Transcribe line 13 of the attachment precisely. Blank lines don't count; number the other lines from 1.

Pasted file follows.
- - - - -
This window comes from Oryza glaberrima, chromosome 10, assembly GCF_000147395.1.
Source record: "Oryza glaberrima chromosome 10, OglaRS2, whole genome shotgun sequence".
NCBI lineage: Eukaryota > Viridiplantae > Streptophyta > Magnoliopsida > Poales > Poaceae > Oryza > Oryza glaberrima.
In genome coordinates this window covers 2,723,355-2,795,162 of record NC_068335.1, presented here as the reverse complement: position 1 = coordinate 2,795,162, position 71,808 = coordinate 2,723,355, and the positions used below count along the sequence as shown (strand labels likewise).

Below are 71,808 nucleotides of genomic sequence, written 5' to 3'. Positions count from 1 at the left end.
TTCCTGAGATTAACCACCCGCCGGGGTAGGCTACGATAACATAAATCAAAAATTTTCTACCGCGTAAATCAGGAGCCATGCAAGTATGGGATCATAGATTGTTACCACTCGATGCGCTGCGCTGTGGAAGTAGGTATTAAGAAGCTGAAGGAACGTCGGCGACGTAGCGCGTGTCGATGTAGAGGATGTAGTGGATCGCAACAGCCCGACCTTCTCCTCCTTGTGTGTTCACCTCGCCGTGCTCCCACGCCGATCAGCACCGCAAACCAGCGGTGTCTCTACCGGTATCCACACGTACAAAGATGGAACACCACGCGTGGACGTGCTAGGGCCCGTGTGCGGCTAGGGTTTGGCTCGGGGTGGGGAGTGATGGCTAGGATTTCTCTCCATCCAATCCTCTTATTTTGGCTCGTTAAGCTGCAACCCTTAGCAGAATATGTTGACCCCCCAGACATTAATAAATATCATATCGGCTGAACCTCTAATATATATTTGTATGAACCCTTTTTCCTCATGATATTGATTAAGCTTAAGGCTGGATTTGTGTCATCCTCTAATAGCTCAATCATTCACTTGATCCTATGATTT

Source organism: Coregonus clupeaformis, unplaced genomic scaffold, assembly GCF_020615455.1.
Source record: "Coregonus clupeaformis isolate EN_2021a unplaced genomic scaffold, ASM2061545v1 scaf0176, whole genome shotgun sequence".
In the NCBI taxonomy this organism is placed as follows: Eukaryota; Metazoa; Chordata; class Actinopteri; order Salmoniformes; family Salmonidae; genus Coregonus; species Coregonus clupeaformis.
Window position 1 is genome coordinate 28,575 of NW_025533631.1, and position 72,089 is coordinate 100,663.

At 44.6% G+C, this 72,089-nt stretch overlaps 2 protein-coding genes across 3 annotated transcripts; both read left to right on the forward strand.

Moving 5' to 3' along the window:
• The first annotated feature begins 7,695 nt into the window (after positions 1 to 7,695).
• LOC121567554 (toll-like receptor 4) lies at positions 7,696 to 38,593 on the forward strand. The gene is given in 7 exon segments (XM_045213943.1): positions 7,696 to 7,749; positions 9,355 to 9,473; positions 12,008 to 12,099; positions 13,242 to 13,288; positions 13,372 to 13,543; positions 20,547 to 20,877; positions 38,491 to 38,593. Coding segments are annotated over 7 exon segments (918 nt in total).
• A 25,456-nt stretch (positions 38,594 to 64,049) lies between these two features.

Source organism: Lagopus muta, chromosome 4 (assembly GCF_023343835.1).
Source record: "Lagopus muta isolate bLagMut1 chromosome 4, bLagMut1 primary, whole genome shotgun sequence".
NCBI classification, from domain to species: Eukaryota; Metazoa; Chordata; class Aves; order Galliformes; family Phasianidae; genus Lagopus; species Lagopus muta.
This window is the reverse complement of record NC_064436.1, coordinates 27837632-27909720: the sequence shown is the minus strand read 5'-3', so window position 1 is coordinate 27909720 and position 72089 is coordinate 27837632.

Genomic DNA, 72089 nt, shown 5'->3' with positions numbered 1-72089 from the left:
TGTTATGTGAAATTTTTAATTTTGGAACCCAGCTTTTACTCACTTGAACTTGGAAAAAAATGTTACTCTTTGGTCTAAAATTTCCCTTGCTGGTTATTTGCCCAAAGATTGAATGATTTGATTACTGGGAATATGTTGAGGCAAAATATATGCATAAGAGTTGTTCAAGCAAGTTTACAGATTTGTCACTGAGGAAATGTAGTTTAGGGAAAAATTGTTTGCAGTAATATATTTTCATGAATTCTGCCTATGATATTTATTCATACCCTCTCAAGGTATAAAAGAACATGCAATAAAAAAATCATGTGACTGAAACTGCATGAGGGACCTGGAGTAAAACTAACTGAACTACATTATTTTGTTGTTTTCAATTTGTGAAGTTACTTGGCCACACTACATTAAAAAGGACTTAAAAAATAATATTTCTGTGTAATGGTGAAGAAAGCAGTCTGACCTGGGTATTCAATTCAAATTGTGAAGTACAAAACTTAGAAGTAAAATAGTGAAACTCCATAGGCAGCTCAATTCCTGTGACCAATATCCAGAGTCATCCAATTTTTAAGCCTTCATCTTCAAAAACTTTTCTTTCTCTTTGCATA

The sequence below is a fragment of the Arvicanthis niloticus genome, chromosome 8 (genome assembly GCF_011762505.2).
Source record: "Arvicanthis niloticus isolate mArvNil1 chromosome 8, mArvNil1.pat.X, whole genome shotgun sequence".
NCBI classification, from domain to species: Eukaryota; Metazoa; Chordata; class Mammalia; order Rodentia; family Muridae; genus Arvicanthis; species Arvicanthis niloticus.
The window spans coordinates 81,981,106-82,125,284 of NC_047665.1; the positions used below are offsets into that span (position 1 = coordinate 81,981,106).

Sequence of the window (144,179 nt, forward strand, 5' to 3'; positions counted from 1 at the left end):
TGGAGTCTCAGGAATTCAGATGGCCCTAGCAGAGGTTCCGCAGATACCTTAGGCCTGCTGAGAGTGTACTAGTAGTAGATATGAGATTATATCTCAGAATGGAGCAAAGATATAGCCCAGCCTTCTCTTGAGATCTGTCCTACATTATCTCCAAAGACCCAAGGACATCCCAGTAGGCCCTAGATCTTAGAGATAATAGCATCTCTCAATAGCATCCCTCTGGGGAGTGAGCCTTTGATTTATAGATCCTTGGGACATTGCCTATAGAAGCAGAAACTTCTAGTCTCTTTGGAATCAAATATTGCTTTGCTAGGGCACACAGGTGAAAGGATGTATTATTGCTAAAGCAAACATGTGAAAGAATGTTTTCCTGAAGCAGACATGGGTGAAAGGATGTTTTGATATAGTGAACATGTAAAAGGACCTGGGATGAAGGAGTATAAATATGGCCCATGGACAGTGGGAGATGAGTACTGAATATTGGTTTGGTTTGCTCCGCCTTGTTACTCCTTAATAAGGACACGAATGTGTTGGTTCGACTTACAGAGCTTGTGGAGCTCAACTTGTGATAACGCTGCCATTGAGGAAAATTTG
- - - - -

• The first annotated feature begins 7,695 nt into the window (after positions 1 to 7,695).